What to Keep in Mind
Unlike mastering your golf swing, developing good form for running is mainly about doing what feels natural. But there are some things to watch out for: First, don't bounce up and down too much; it's a waste of precious energy (if you catch your reflection and notice your body going straight up and down, kangaroo-style, that's a clue). Try to imagine running under a low ceiling that's a few inches above your head. Second, make sure your strides are comfortable and not too long. "Your foot should land underneath your knee, not out in front of it," says Jay Hachadoorian, a running coach and personal trainer at The Sports Club/LA at Rockefeller Center in New York City. "The longer your stride is, the straighter your legs are when you come down, and that means more stress on your knees." Aim for easy, smooth strides, and remember to keep your upper body relaxed with your hands loose and unclenched.
How Far to Go
Whether you're new to running or you've taken a hiatus and want to get back into it, go for time, not distance. And don't worry about pace. Start with 20 minutes, three days a week (or every other day), alternating one minute of jogging with one minute of brisk walking. "Running for 20 minutes is tough if you've never tried it before," Bakoulis says. "Intervals make it more doable and still offer a great workout." Each week, add a minute to your running segment, but keep the walking interval the same: two minutes jogging, one walking; then three jogging, one walking. Eventually, you'll work your way up to running the full 20 minutes, and then you can add to your total exercise time. Beyond that, don't increase the duration or distance by more than 10 percent a week. Once you hit the 20-minute mark, for example, aim for 22 minutes the following week.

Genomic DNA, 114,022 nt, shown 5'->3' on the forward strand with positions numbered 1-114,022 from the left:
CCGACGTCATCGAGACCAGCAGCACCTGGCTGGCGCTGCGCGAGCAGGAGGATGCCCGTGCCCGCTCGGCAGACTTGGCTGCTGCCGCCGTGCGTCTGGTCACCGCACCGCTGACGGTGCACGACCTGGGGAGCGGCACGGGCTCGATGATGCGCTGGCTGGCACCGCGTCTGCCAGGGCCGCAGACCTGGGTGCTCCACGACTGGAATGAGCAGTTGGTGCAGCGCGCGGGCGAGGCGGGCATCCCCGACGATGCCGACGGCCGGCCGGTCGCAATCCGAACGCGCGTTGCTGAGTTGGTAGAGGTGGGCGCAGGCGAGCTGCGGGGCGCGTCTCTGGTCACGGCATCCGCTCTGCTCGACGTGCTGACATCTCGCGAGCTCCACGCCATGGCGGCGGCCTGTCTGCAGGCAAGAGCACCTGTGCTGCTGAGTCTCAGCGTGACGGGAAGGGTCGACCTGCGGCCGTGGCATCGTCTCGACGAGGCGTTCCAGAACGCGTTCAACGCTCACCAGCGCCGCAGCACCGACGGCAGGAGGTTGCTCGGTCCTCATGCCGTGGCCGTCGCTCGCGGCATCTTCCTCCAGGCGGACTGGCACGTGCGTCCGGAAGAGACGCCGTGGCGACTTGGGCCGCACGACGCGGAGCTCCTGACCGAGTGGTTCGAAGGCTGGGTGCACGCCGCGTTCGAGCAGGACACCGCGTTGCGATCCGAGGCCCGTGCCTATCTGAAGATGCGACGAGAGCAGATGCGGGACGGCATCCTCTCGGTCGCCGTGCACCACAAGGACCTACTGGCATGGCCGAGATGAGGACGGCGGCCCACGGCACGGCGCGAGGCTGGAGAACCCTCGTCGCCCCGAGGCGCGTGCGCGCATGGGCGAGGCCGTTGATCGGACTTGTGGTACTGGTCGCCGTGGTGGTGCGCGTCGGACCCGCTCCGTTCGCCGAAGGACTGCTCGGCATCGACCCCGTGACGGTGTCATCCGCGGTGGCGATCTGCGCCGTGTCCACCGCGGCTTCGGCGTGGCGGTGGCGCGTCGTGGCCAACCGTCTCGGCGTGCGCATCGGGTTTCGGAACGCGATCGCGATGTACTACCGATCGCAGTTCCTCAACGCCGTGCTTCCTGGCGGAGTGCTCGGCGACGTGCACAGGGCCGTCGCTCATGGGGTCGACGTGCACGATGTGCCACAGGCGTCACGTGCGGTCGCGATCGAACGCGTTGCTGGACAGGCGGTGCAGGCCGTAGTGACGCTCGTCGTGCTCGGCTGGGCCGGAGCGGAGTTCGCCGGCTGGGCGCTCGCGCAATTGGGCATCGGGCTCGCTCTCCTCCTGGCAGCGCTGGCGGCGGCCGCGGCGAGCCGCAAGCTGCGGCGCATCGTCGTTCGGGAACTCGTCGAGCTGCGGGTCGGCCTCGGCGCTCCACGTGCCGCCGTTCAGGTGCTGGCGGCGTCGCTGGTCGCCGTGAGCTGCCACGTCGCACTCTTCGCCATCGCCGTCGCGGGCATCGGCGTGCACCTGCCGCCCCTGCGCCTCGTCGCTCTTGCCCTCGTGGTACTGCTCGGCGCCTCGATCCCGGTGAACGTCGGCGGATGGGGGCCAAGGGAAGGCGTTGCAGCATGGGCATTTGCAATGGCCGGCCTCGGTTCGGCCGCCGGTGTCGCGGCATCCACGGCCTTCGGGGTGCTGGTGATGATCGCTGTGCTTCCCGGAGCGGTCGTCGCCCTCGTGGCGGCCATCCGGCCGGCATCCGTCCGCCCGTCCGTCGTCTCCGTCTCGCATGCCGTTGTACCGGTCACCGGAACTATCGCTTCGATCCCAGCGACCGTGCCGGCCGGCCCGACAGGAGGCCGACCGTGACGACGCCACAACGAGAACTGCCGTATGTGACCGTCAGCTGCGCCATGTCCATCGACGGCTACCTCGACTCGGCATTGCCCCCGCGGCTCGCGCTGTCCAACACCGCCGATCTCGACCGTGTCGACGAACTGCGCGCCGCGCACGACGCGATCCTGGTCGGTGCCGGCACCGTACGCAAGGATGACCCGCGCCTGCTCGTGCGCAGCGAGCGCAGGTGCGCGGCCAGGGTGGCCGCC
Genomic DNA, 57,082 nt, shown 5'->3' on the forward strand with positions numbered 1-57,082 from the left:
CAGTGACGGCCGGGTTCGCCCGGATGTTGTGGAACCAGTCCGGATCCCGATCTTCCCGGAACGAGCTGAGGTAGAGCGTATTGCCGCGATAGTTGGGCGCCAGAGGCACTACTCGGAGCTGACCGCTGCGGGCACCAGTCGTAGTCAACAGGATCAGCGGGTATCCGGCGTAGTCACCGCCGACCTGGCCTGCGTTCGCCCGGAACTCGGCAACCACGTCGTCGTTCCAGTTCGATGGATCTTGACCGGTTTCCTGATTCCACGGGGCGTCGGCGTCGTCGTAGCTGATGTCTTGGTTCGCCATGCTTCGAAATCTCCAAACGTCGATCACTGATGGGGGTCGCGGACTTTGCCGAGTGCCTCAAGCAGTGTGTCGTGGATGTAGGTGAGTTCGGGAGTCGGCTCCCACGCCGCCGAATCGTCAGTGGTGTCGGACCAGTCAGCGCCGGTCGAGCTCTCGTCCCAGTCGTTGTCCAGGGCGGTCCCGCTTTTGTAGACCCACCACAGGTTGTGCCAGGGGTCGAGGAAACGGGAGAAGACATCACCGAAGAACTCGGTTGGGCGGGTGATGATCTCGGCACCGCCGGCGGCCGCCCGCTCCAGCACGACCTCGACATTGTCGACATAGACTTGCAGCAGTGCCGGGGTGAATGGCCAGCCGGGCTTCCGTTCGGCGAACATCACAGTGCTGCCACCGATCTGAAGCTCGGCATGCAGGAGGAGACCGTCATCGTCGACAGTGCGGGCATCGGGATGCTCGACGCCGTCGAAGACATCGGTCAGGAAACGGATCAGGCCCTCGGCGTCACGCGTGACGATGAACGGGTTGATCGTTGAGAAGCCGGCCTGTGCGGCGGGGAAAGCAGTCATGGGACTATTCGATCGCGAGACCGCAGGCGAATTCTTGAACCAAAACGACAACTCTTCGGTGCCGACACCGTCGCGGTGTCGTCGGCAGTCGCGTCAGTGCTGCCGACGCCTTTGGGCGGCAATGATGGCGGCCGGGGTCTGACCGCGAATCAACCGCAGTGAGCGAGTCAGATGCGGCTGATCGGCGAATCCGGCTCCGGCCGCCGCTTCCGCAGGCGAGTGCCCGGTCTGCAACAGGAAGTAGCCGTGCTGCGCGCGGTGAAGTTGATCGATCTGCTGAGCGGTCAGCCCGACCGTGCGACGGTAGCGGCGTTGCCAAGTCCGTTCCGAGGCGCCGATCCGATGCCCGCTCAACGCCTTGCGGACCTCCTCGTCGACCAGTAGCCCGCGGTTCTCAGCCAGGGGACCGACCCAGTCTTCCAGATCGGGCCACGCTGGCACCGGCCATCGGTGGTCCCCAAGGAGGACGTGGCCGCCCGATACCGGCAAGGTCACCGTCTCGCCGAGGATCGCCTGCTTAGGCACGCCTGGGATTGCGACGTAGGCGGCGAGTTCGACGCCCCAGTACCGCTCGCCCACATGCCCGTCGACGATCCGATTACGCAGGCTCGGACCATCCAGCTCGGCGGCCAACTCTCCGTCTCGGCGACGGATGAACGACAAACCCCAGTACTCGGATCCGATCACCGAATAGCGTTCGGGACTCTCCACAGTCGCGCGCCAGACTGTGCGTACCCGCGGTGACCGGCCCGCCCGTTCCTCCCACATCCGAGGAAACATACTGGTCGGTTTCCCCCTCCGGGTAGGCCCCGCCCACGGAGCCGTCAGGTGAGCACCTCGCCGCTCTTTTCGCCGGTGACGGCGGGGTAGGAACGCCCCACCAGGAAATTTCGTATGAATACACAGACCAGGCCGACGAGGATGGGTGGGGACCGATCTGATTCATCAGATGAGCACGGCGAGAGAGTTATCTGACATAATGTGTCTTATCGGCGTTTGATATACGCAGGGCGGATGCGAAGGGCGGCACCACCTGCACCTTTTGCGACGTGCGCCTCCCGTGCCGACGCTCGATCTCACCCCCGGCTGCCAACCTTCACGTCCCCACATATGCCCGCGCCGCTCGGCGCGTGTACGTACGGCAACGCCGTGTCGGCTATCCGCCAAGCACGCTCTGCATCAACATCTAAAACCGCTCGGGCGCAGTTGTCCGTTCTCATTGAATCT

What It Should Feel Like
Challenging, but not gasping-for-air difficult. Bakoulis suggests wearing a heart-rate monitor to make sure your heart doesn't go above about 150 beats per minute. Or use the low-tech but effective talk test: Run at a pace at which you can still carry on a brief conversation. If you can chat endlessly, pick up the pace. If you're too winded to say more than a few words at a time, slow down. You'll feel sluggish and tempted to stop during the first 5 or 10 minutes; everyone does. Stick with it. Muscle cramps may also strike. Usually, if you keep going, they'll dissipate. If you get a killer one, though, stop and stretch out the area.
What to Do After
Walk for five minutes and drink a glass of water. Stretch or try some yoga poses. Hachadoorian does the Downward-Facing Dog and Cobra poses because both loosen the spots -- your calves, hamstrings, hips, and lower back -- that running can often cause to tense up. For how-to instructions, log on to yogasite.com.